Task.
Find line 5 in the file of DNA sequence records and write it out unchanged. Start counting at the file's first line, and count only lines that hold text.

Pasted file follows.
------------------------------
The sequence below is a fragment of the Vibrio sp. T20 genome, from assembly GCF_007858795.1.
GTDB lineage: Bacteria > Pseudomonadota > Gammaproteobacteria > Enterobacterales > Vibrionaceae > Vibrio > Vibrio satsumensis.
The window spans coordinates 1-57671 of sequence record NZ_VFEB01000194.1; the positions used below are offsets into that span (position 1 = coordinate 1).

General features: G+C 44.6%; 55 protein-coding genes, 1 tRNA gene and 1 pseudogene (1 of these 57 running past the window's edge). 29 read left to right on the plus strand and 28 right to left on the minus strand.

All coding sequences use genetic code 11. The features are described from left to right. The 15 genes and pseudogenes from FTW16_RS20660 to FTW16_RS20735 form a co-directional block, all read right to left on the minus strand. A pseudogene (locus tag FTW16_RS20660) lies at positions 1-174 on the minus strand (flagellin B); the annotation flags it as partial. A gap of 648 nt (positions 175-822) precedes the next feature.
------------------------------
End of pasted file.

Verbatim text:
All coding sequences use genetic code 11. The features are described from left to right. The 15 genes and pseudogenes from FTW16_RS20660 to FTW16_RS20735 form a co-directional block, all read right to left on the minus strand. A pseudogene (locus tag FTW16_RS20660) lies at positions 1-174 on the minus strand (flagellin B); the annotation flags it as partial. A gap of 648 nt (positions 175-822) precedes the next feature.